Home > Internet > Who Owns the Telecom-Media-Internet in Canada, 1984-2010?

Who Owns the Telecom-Media-Internet in Canada, 1984-2010?

This post has been sitting in the wings for a while waiting for me to finish the mad scramble that is the beginning of the school term and to catch my breath after a whirlwind tour to New Zealand. Yes, I have violated the first cardinal rule of blogging — i.e. pick a frequency for your posts and stick to it no matter what — but I hope that you and the blog-Gods-that-be will forgive me.

I started this series of posts a month-and-a-half ago by outlining the growth of the network media economy in Canada and in a second post that examined concentration trends within the network media. Both covered the period from 1984 until 2010, and so too does this post by setting out the top 10 telecom-media-Internet (TMI) companies in Canada, their ownership, revenues, market capitalization, profits and debt over the past quarter-of-a-century.

Just to quickly recap, the first post argued that the network media economy grew immensely from $12.1 billion in revenues in 1984, to $23 billion in 2000, to $33.8 billion last year (in real dollars) (excluding wired and wireless telecoms services). The second that the network media industries became more concentrated during the same period, with the ten largest media companies’ share of entire network media economy rising from a little over 50% in 1984 to just over 70% in 2010. This third post extends the analysis by identifying the rise of media conglomerates in Canada since the mid-1990s and giving a snapshot profile of the “big ten” TMI companies as of 2010.

The Post-1995 Ascent and Triumph of the Media Conglomerate

The mid- to late-1990s marked a watershed in media history in Canada and many other countries around the world. It was the point in time in which media conglomerates – i.e. media companies with stakes in markets across many different kinds of media – went from being the exception to the norm.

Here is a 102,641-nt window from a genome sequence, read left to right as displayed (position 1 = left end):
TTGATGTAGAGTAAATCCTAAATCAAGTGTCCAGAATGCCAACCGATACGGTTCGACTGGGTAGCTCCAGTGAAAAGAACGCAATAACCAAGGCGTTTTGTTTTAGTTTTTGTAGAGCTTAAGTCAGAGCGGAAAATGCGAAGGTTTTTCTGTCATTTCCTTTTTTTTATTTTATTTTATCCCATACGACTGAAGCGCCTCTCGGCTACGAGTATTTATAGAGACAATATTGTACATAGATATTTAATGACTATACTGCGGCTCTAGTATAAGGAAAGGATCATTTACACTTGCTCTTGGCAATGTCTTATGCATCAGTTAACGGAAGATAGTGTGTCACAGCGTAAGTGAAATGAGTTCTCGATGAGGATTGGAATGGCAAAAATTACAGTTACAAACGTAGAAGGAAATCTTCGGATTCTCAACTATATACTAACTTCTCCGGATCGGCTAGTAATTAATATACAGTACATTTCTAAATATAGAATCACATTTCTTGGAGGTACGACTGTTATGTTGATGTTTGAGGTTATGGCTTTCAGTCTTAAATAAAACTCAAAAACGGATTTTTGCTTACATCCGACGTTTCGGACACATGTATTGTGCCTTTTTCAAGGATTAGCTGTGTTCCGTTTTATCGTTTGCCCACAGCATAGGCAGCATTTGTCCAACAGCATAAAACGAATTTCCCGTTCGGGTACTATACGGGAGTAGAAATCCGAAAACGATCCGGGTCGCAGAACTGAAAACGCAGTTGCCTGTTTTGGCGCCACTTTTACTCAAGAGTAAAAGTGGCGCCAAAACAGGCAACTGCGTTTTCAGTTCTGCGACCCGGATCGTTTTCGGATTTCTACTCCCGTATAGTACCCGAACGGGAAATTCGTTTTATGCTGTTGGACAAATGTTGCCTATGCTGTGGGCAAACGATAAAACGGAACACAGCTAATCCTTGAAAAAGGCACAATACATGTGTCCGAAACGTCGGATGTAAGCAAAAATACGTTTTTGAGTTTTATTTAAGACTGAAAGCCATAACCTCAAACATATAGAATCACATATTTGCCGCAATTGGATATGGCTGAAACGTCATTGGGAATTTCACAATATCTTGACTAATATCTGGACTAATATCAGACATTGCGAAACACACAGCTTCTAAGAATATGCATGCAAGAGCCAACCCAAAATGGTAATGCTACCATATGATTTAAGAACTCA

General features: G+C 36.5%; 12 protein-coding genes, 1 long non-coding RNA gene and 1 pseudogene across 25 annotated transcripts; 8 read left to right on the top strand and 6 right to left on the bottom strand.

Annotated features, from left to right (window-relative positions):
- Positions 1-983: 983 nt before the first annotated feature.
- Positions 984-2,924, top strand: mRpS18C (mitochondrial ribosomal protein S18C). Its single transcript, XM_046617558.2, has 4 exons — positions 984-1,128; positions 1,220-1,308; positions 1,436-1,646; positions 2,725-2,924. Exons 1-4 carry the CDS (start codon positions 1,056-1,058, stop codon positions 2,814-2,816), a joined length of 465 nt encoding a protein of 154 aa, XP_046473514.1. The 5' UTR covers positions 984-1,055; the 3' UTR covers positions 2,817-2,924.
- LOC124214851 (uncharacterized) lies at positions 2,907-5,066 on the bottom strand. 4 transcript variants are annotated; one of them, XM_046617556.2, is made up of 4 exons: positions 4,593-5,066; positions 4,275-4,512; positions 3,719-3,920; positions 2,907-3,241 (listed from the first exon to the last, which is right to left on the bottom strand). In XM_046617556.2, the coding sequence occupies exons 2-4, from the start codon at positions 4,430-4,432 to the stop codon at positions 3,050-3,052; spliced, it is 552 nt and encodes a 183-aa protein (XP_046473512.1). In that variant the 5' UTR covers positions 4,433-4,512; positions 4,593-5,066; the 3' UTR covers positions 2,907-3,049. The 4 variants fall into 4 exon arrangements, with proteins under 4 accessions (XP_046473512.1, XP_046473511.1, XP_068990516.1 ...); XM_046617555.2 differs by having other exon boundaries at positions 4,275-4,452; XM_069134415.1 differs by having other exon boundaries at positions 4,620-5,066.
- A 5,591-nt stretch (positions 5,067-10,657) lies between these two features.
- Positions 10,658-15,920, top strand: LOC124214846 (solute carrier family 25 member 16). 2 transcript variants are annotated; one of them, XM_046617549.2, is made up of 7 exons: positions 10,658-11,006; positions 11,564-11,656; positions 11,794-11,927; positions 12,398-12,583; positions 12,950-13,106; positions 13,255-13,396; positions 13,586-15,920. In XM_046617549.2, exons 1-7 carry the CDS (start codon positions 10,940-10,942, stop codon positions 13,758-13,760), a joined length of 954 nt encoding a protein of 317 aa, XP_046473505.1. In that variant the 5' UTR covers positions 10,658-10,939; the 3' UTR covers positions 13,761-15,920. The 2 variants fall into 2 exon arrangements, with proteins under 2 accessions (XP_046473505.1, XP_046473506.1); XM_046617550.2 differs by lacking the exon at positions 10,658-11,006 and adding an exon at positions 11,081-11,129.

If we look back to the late-1980s, we can see the difference. The media environment was much smaller and neither the growth of pay-television nor the Internet had taken-off. TV and the press were still the dominant core of the media, the CBC was the biggest single entity of them all, with about 14 percent of all media revenues, and most companies still focused on just one or two media sectors.

Media conglomerates had begun to emerge – Maclean-Hunter, Videotron, Rogers – but they cut a far less imposing figure. Their reach covered two or three media sectors and their combined share was only slightly greater than that of the CBC at the time, i.e. 14.4 percent versus 14 percent, respectively.

The ‘Big 10’ Media Companies in Canada, 1988 (millions$, real dollars) (excluding wired line and wireless telecoms)

 

TV

Cable

Press/Mags

Radio

Total Rev (Mill$)

Mrkt Share

CBC

846

282

1128

13.9

Southam

789.9

789.9

9.7

Thomson

599.6

599.6

7.4

M-H

104.2

83.5

321.8

509.5

6.3

Videotron/TVA

97.8

245

342.8

4.2

Rogers

36.4

277.8

314.2

3.9

Torstar

286.7

286.7

3.5

Toronto Sun

248.6

248.6

3.1

 Power Corp

 169.70

 169.7

2.1

Baton/CTV

144.6

144.6

1.8

Total $/Sector

2176.4

1242.9

3699.5

1005.6

8,124.4

Amalgamation amongst television ownership groups in the late-1980s and early-1990s produced the large national companies that came to single-handedly own the leading commercial television networks – e.g. CTV, Global, TVA, CHUM, TQS – by the late-1990s. While weighty in their own right, however, these amalgamations did not have a huge impact across the media as a whole.

That changed dramatically in the late-1990s as investment poured into a wave of mergers and acquisitions, yielding massive media conglomerates with unheard of capitalization levels and debts. A second wave of consolidation followed from 2003 until 2007, albeit not nearly on the same scale.